He won the British government’s trust, and they gave him control over areas to the north of Ebiraland, like Lokoja. Ibrahim, who converted to Islam, assisted in the propagation of Islam in the area. Ibrahim, however, was banished in 1954 as a result of political machinations. His palace housed the neighbourhood’s first elementary school, where many of his kids received an education, and some went on to assume influential positions in the local and national administrations. Sani Omolori, who held the position of Ohinoyi of Ebiraland, succeeded Ibrahim.
The majority of accounts, however, link the migration to the Jukuns of the Kwararafa state, which is now in Taraba State and north of the Benue River. The Apete stool, which they brought with them from Kwararafa and preserved in a location in Opete (which gets its name from the stool), in modern-day Ajaokuta, is one of their remnants.
However, it served as their symbol of authority and group identity inside the kingdom. The current title instrument of Ozumi of Okene is the Apete. They first resided alongside the Igalas after migrating from Kwararafa, and the two groups coexisted for almost 300 years. The Ebiras moved to their ancestral house, known as Ebira Opete, in the region of Ajaokuta after the two clans split up after a disagreement.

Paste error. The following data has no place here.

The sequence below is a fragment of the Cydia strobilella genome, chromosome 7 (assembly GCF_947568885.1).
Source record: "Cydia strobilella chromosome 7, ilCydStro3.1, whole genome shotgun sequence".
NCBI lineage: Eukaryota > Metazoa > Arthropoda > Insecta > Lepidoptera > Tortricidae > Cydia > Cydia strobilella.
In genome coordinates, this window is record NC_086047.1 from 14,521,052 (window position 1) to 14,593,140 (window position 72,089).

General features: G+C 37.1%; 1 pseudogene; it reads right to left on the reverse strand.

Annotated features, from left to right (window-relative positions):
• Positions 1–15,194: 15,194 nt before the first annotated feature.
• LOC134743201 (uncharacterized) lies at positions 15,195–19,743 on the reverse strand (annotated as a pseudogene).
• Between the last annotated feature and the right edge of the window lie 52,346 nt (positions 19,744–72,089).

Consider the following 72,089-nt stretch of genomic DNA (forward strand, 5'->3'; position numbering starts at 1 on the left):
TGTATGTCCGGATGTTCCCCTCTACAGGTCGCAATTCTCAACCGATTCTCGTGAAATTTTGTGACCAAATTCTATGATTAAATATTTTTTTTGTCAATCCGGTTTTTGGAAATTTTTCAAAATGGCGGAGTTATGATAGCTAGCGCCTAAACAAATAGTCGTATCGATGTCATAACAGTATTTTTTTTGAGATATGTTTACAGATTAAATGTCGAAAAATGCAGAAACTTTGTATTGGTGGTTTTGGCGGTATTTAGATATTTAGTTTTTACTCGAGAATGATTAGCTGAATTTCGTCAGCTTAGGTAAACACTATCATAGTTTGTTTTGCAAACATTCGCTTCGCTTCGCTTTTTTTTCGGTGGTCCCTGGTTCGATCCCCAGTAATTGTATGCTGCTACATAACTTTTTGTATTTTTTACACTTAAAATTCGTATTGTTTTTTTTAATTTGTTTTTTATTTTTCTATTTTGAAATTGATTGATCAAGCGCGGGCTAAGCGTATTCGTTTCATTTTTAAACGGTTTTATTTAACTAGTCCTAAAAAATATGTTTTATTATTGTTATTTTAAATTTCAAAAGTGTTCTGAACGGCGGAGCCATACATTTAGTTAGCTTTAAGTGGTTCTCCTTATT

Later, more tribes made their way south, discovering Okengwe, Uboro, and Okehi. These Ebiras settlements were independent societies without a central ruler or established royal dynasties in the past. Instead, they were led by the elderly in a form of gerontocracy.
Trades of the Ebira People
The majority of Igbira have historically worked in agriculture; they primarily farm yams, but they also grow beans, millet, and corn (maize). The rivers are used for both transportation and fishing. The majority of traders are women, who market both their own and their spouses’ produce.